I hoped that one day I would have gone back to study SV40, but, now that we found the gene (BAP1), I am so busy studying it and with my studies about environmental exposure to asbestos and other carcinogenic fibers, that I have not found the time to go back to the SV40 research. In the papers listed above, you will find much more information about this research.

For a review of the topic I suggest you read Carbone M, et al.  Oncogene. 15:1877-1888, 1997 9,  Carbone M, et al., Oncogene, 26: 6959-6967, 2007 10 and Rizzo P et al., Cancer Res. 1999, 11  and Gazdar A, Butel J, and Carbone M, Nature Reviews Cancer 2002 12 

Another reference is 2002 article in Oncogene by George Klein, Amy Powers and Carlo Croce, Association of SV40 with human tumors in Oncogene, 14 February 2002, Volume 21, Number 8, Pages 1141-1149. 13 

Also a book was written about this issue, written with a careful analysis of the literature. The book is easy and fascinating to read: The Virus and the Vaccine by Debbie Bookchin and Jim Schumacher.


  1. Rochelle Cutrone, John Lednicky, Glynis Dunn, Paola Rizzo, Maurizio Bocchetta, Konstantin Chumakov, Philip Minor and Michele Carbone.Some Oral Poliovirus Vaccines Were Contaminated with Infectious SV40 after 1961. Cancer Research 2005, Volume 65, Issue 22, 15 Nov 2005. DOI: 10.1158/0008-5472.CAN-05-2028
  2. C. Cicala, F. Pompetti, and M. Carbone. SV40 induces mesotheliomas in hamsters, American Journal of Pathology 1993: May; 142(5): 1524–1533.
  3. Michele Carbone, Antonio Pannuti, Lei Zhang, Joseph R. Testa and Maurizio Bocchetta. A Novel Mechanism of Late Gene Silencing Drives SV40 Transformation of Human Mesothelial Cells.  Cancer Research, 68:(22):948-996.
  4. Lei Zhang, Fang Qi, Giovanni Gaudino, Oriana Strianese, Haining Yang, Paul Morris, Harvey I Pass, Vivek R Nerurkar, Maurizio Bocchetta, Michele Carbone. Tissue Tropism of SV40 Transformation of Human Cells. Genes & Cancer, Volume I, Issue 10: 1008-1020.
  5. Maurizio Bocchetta, Sandra Eliasz, Melissa Arakelian De Marco, Jennifer Rudzinski, Lei Zhang and Michele Carbone The SV40 Large T Antigen-p53 Complexes Bind and Activate the Insulin-like Growth Factor-I Promoter Stimulating Cell Growth. Cancer Research 2008.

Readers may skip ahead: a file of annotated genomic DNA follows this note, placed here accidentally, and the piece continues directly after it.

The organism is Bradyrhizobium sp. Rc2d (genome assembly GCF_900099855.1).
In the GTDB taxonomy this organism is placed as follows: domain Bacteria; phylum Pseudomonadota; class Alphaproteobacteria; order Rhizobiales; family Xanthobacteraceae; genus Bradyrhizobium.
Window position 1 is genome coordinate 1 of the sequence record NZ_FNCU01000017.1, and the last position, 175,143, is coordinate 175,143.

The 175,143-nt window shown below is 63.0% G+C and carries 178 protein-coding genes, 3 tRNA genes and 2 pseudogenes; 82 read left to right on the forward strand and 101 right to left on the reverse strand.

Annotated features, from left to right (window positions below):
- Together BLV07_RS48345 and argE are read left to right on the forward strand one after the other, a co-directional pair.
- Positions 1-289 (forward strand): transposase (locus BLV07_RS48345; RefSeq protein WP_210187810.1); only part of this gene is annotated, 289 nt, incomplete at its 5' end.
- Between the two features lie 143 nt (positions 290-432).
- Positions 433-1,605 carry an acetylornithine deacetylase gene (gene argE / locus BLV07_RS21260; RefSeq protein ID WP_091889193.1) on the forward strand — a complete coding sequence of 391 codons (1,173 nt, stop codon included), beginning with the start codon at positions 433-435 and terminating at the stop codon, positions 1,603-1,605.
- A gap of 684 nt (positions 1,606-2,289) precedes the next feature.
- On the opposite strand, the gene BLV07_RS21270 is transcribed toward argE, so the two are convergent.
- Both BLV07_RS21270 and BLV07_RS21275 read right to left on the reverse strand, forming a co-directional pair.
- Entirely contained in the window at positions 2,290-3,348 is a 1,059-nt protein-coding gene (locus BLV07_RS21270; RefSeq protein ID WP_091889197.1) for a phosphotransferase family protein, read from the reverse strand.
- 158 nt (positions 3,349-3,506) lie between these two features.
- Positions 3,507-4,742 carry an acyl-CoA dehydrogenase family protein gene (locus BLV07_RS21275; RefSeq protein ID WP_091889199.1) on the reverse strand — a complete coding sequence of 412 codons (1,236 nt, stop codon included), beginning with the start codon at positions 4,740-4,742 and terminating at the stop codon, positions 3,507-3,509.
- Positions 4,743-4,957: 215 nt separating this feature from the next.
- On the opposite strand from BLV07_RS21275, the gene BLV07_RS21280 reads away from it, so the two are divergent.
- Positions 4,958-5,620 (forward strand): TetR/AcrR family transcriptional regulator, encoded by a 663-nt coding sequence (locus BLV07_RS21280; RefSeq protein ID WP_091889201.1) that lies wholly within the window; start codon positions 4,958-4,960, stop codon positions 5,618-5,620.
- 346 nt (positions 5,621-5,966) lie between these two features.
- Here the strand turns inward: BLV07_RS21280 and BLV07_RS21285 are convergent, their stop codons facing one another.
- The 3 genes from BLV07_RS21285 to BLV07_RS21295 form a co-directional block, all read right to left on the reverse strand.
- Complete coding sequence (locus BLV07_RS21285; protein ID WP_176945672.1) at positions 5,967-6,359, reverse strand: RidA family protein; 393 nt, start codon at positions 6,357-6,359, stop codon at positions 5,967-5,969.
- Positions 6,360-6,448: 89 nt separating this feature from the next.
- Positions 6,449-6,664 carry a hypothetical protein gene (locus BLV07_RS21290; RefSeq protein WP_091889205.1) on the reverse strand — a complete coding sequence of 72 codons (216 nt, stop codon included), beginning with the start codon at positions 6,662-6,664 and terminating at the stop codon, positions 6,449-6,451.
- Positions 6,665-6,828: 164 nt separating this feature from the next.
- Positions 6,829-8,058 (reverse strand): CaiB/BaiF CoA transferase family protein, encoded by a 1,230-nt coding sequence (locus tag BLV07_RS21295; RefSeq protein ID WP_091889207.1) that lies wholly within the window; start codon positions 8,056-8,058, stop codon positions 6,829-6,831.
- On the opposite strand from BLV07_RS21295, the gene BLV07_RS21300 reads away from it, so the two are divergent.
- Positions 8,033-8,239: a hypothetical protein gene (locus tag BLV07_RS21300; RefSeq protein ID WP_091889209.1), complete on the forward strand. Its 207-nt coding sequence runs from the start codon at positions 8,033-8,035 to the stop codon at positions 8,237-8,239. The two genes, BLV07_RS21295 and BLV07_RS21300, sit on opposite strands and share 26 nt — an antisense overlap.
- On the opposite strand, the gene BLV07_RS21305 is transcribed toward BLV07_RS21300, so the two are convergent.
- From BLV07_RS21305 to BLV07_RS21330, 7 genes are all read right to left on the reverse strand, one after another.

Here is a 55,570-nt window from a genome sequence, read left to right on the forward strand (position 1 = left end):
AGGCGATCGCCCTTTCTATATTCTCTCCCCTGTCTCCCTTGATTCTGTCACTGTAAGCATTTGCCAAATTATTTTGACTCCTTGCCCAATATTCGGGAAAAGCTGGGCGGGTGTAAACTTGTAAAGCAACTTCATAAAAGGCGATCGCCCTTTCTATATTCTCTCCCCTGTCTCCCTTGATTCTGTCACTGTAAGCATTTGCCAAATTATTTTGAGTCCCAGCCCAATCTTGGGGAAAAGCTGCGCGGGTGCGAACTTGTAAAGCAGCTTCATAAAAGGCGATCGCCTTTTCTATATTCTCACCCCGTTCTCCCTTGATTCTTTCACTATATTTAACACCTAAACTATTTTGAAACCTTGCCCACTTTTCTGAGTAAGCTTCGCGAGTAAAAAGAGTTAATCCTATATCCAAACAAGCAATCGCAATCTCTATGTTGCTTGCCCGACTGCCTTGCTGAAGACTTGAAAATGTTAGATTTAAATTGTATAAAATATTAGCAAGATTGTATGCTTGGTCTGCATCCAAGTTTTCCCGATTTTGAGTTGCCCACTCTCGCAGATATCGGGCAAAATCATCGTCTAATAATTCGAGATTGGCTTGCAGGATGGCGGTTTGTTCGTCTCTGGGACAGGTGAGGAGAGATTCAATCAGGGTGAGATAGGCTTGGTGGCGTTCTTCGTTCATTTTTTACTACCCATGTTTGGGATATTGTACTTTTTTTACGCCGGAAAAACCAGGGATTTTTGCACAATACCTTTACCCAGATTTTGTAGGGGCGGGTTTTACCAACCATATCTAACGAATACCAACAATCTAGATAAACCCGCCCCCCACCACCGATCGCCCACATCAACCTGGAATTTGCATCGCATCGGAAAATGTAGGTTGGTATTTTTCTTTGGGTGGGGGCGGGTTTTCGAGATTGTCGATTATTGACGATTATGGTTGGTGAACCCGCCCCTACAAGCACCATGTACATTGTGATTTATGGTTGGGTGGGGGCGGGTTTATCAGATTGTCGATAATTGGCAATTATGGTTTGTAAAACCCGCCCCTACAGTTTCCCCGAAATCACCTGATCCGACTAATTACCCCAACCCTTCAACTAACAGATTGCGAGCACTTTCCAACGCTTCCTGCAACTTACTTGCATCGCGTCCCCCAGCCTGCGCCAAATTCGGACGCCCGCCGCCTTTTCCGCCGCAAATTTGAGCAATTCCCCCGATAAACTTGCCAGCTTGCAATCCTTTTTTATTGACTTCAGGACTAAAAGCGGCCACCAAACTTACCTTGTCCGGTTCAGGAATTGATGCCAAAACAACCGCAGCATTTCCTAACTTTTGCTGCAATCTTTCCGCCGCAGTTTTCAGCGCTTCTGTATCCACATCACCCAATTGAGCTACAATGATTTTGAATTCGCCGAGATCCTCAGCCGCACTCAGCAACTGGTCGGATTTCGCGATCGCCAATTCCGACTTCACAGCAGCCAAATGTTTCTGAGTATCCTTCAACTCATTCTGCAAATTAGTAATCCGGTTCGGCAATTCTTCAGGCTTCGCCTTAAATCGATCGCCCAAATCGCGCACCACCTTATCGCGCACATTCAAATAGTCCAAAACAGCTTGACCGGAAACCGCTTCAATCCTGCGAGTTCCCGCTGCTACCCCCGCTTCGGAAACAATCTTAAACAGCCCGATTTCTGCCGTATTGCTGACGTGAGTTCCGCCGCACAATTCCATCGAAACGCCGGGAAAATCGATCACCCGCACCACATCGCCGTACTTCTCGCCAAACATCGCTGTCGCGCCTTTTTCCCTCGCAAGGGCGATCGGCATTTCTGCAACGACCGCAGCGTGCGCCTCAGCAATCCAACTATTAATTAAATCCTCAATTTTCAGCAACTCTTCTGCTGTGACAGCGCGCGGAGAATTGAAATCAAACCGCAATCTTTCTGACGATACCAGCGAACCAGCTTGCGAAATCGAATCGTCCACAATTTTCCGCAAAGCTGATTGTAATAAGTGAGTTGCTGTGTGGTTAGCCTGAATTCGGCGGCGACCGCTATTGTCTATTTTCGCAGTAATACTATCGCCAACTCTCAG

6. Foddis R, De Rienzo A, Testa JR, Carbone M, et al. SV40 infection induces telomerase activity in human mesothelial cells. Oncogene 2002:21:1434-1442.
  7. Carbone M, Emri S, Dogan U, Steele I, Tuncer M, Pass HI, Baris YI. A mesothelioma epidemic in Cappadocia: scientific developments and unexpected social outcomes. Nature Reviews Cancer, 7:147-154, 2007.
  8. Michele Carbone, Haining Yang, Harvey I Pass, Thomas Krausz, Joseph R Testa, Giovanni Gaudino. Bap1 and Cancer.  Nature Reviews Cancer, 13, 153-159 (March 2013).
  9. Carbone, Michele; Rizzo, Paola; Pass, Harvey I. Simian virus 40, poliovaccines and human tumors: a review of recent developments. Oncogene . 10/16/97, Vol. 15 Issue 16, p1877. 12p.
  10. M Carbone, S M Albelda, V C Broaddus, R M Flores, G Hillerdal, M-C Jaurand, K Kjaerheim, H I Pass, B Robinson and A Tsao. Eigth International Mesothelioma Interest Group. Oncogene (2007) 26, 6959–6967; doi:10.1038/sj.onc.1210515; published online 14 May 2007
  11. P Rizzo, I Di Resta, A Powers, H Ratner, M Carbone. Unique Strains of SV40 in Commercial Poliovaccines from 1955 Not Readily Identifiable with Current Testing for SV40 Infection Eigth International Mesothelioma Interest Group. Cancer Research, December 1999: Volume 59, Issue 24
  12. Gazdar AF, Butel JS, Carbone M. SV40 and human tumors: myth, association or causality? Nature Reviews Cancer, Volume 2:956-964 (2002)
  13. Klein G, Powers A, Croce C. Association of SV40 with human tumors. Oncogene (21):1141-1149 (2002)